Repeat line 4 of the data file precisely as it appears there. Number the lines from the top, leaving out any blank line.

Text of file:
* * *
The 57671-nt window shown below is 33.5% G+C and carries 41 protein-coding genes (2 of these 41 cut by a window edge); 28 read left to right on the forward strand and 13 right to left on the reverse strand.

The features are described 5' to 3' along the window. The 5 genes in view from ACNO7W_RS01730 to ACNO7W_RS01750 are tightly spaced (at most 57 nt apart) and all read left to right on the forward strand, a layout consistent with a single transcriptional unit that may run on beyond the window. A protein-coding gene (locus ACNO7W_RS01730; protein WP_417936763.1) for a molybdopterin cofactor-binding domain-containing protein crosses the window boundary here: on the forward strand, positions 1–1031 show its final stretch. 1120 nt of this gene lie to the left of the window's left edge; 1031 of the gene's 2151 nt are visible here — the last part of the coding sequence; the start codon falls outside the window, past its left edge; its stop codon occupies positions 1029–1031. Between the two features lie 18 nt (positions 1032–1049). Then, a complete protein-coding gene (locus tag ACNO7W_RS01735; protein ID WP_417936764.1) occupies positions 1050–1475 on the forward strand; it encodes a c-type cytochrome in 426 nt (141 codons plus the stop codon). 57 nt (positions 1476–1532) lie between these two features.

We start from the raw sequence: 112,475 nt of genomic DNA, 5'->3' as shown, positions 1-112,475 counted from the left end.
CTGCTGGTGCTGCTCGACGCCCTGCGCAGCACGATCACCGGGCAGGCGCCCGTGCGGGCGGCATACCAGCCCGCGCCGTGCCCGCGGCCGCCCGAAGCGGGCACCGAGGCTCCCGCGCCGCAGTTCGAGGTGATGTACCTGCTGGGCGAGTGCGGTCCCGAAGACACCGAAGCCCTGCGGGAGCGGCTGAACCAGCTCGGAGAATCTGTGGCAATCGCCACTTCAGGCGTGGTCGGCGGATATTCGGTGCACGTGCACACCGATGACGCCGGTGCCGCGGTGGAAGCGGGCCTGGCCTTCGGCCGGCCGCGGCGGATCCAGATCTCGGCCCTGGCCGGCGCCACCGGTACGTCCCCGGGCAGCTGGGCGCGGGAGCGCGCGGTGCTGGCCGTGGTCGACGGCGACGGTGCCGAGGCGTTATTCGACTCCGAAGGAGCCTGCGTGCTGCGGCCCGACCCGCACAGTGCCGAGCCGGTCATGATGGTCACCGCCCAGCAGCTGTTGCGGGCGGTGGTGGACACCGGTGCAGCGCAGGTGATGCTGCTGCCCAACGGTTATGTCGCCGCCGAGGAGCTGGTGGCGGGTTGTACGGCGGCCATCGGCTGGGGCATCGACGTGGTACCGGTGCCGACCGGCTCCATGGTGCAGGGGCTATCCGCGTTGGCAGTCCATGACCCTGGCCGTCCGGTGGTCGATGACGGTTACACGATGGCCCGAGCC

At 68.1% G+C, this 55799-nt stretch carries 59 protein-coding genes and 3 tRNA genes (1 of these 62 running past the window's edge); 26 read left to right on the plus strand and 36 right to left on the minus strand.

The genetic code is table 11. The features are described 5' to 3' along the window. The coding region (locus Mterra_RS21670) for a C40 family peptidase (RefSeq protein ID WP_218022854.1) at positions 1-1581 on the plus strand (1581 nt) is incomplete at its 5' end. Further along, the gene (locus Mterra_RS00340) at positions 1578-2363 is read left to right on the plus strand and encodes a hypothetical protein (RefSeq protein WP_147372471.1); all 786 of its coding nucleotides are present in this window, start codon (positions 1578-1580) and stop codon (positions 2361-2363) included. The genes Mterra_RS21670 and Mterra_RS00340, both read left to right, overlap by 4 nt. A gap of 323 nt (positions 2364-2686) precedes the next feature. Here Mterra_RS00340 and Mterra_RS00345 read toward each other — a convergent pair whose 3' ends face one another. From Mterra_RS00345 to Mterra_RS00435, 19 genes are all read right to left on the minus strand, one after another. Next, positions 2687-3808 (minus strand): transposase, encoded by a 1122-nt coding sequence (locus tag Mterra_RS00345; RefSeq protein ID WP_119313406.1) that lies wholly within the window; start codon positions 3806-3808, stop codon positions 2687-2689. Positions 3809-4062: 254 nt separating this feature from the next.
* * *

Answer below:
CTGCTGGTGCTGCTCGACGCCCTGCGCAGCACGATCACCGGGCAGGCGCCCGTGCGGGCGGCATACCAGCCCGCGCCGTGCCCGCGGCCGCCCGAAGCGGGCACCGAGGCTCCCGCGCCGCAGTTCGAGGTGATGTACCTGCTGGGCGAGTGCGGTCCCGAAGACACCGAAGCCCTGCGGGAGCGGCTGAACCAGCTCGGAGAATCTGTGGCAATCGCCACTTCAGGCGTGGTCGGCGGATATTCGGTGCACGTGCACACCGATGACGCCGGTGCCGCGGTGGAAGCGGGCCTGGCCTTCGGCCGGCCGCGGCGGATCCAGATCTCGGCCCTGGCCGGCGCCACCGGTACGTCCCCGGGCAGCTGGGCGCGGGAGCGCGCGGTGCTGGCCGTGGTCGACGGCGACGGTGCCGAGGCGTTATTCGACTCCGAAGGAGCCTGCGTGCTGCGGCCCGACCCGCACAGTGCCGAGCCGGTCATGATGGTCACCGCCCAGCAGCTGTTGCGGGCGGTGGTGGACACCGGTGCAGCGCAGGTGATGCTGCTGCCCAACGGTTATGTCGCCGCCGAGGAGCTGGTGGCGGGTTGTACGGCGGCCATCGGCTGGGGCATCGACGTGGTACCGGTGCCGACCGGCTCCATGGTGCAGGGGCTATCCGCGTTGGCAGTCCATGACCCTGGCCGTCCGGTGGTCGATGACGGTTACACGATGGCCCGAGCC